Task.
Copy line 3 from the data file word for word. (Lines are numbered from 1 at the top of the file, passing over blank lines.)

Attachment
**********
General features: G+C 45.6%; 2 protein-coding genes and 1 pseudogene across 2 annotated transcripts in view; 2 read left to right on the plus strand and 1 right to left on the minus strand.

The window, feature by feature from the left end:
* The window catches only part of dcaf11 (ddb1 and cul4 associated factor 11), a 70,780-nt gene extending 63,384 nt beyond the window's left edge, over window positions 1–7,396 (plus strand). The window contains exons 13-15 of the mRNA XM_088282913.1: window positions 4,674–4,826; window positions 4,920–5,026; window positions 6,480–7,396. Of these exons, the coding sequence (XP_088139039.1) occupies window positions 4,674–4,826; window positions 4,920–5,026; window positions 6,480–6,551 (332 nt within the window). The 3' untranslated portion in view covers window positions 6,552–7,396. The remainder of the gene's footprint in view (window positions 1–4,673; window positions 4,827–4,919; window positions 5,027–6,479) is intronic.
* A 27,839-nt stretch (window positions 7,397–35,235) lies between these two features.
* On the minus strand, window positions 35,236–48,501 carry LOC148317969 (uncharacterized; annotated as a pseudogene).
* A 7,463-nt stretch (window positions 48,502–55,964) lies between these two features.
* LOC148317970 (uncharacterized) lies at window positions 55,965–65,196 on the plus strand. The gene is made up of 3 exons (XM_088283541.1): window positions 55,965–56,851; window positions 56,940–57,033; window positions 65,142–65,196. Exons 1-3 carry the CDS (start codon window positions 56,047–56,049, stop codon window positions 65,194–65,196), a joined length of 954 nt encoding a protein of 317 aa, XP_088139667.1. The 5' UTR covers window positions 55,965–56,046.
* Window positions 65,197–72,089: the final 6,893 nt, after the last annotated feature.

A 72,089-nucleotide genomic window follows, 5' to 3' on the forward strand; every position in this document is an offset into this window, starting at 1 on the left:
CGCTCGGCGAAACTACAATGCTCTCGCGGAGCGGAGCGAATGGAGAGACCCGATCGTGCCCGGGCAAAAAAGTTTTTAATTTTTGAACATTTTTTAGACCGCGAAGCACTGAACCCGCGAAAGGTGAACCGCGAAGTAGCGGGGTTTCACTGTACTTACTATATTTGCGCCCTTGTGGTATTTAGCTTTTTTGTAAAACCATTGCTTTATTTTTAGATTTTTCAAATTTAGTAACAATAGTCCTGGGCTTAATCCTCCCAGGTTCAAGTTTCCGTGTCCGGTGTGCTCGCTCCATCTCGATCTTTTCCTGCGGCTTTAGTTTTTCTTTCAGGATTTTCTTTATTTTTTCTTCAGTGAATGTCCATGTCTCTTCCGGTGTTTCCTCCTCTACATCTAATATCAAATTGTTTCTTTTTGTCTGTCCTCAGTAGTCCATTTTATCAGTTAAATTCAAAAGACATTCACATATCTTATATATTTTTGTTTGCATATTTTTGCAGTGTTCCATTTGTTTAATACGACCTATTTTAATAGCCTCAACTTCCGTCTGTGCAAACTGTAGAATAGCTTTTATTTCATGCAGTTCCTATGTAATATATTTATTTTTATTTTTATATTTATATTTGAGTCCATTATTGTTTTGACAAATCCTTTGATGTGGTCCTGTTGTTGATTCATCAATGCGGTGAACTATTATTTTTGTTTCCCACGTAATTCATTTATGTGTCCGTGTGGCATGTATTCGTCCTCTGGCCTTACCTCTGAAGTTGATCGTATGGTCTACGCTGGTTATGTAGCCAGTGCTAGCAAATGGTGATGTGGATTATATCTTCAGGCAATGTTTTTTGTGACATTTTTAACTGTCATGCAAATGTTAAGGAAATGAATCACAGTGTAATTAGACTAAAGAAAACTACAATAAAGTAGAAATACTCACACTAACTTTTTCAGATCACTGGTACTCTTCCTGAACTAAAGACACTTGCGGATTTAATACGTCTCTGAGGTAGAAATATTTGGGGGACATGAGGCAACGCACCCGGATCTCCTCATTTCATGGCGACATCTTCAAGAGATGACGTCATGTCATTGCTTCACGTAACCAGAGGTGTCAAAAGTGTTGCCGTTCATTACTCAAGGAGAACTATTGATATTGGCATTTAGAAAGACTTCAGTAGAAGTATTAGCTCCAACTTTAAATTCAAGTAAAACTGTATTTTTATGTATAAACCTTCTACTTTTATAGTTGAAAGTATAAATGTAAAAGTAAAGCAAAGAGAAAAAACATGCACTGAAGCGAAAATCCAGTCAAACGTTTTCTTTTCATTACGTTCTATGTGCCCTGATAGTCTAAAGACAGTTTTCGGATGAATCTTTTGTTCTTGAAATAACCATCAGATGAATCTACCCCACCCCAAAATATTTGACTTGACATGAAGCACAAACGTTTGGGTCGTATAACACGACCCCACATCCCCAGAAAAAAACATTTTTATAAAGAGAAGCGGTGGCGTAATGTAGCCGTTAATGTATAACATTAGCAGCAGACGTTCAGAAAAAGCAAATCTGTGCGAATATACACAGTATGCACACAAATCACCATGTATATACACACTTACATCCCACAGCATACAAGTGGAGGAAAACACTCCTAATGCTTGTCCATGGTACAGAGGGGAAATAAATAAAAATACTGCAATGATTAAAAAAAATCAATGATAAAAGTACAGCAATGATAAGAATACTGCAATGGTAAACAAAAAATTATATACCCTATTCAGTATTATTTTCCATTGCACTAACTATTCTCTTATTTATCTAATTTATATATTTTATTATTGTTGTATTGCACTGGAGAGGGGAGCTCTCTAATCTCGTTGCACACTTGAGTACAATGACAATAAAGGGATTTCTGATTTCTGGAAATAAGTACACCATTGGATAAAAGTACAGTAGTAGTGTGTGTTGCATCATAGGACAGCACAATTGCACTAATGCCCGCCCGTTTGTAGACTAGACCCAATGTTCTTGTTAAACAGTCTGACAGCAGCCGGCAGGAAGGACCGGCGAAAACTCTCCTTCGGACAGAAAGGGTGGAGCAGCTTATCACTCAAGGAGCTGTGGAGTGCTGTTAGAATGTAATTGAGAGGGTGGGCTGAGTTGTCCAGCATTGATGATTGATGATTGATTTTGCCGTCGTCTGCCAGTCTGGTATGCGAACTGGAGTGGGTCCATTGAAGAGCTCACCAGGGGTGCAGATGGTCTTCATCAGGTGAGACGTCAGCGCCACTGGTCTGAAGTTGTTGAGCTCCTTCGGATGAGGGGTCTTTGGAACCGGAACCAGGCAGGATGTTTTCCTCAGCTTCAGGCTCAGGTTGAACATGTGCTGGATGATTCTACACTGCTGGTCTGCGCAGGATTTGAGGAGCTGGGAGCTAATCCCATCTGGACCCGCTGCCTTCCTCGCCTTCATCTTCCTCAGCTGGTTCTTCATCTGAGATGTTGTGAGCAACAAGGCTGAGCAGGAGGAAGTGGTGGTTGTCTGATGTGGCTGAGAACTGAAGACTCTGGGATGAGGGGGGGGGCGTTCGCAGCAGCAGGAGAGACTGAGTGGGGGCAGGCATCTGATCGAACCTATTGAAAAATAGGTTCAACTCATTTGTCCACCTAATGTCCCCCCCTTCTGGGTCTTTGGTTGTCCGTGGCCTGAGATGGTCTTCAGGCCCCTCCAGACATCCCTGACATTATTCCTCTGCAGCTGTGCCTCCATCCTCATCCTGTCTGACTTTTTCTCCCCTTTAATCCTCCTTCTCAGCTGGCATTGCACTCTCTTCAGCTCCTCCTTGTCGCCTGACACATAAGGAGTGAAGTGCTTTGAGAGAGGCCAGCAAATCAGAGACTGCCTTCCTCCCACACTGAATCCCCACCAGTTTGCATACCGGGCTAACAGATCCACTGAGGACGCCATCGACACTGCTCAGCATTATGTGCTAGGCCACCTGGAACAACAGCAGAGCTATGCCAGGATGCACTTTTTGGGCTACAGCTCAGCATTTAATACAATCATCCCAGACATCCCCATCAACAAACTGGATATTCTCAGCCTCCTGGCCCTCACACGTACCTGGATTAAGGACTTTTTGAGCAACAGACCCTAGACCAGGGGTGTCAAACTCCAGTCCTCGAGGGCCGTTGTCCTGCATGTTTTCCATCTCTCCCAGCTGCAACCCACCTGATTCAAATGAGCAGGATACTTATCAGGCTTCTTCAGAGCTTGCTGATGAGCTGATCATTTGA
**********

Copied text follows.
* The window catches only part of dcaf11 (ddb1 and cul4 associated factor 11), a 70,780-nt gene extending 63,384 nt beyond the window's left edge, over window positions 1–7,396 (plus strand). The window contains exons 13-15 of the mRNA XM_088282913.1: window positions 4,674–4,826; window positions 4,920–5,026; window positions 6,480–7,396. Of these exons, the coding sequence (XP_088139039.1) occupies window positions 4,674–4,826; window positions 4,920–5,026; window positions 6,480–6,551 (332 nt within the window). The 3' untranslated portion in view covers window positions 6,552–7,396. The remainder of the gene's footprint in view (window positions 1–4,673; window positions 4,827–4,919; window positions 5,027–6,479) is intronic.